SANTA ANA (CNS) - A 25-year-old man was sentenced Monday to 14 years in federal prison for dealing a baggie of Fentanyl in Costa Mesa to a 22-year- old woman, who overdosed and died in Huntington Beach.
Matthew Benajmin Hurley of Virginia told U.S. District Judge James Selna that the defendant's own "selfish addiction" to drugs led him to deal Fentanyl to Rose Avelar on Aug. 3, 2020, in the parking lot for a Travelodge motel in Costa Mesa. Hurley pleaded guilty Sept. 19 to possession with the intent to distribute Fentanyl, which resulted in a death.
Prosecutors argued for 210 months in federal prison. Hurley's attorney, Sam Cross, argued for 10 years.
"I would like to give my condolences" to the victim's family, Hurley said. "The pain and grief I caused because of my selfish addiction is hard to swallow... I hold myself accountable 100 percent. I am deeply sorry."
Hurley pledged to stay off drugs and take advantage of classes and self-help programs while in prison.
"I want to change, and I will change," Hurley said.
Avelar's family, who came from Boston for the sentencing hearing, offered tearful statements.
The victim's mother, Michele, said her "only daughter" was "optimistic about her future" at the time of her death. She had just enrolled in college and was volunteering for a humane society charity, she said.
"Rose was a beautiful young woman," her mother said. "I miss her contagious laugh."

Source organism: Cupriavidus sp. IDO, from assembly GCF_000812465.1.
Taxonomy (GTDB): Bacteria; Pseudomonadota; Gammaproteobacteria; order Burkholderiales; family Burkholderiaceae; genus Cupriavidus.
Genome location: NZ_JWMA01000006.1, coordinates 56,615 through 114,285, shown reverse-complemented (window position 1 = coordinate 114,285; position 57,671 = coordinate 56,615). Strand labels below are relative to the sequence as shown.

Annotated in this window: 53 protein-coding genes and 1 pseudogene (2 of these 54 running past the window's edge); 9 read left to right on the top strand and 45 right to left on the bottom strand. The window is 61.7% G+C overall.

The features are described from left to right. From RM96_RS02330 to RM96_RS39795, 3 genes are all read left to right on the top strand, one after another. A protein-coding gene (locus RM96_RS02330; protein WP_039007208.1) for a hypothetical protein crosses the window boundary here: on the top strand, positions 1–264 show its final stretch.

The victim's sister-in-law, Ann Avalar, said she knew Rose since she was a pre-teen and that her death felt "like a Mack truck driven through our family... We will never get over it. The pain of her passing is so hard to accept."
Rose had "brown hair, brown eyes and a smile that lit up a room," she said.
The victim's big brother, Austin, tearfully recounted how he has struggled with grief.
"She was my baby sister, my best friend," he said. "She died alone, far away from me and her family. The pain of her death is so deep. I feel like it will never go away."
He said his sister would often call him on FaceTime and was "so happy to show me her apartment."
The victim's father, Luiz, said, "I miss my daughter. She would call me every day. And she would always start with a question. She had such an inquisitive mind."
The victim's father said investigators told him that despite the victim's death Hurley kept dealing drugs.
Selna said he was moved by the family's testimonials.
"I listened carefully to each of the victim's family members, and this is a day I will remember for quite some time," the judge said.
But, the judge added, he also had to weigh the defendant's troubled upbringing and mental health issues.
"It doesn't excuse the crime," Selna added.
Hurley's mother and aunt and uncle traveled across the country to attend the sentencing, the defendant's attorney said.
Cross said his client had a "happy childhood" until his teens when his parents split up. He was also traumatized by finding "his friend dead in the woods," the attorney said.
The defendant bounced back and forth between both parents and never finished high school, his attorney said. When he was about 16 or 17 he got hooked on heroin and "Fentanyl came when he was 22," Cross said.
Hurley came to the Southland to seek drug rehabilitation, Cross said. But he ended up dealing to subsidize his addictions, the attorney said.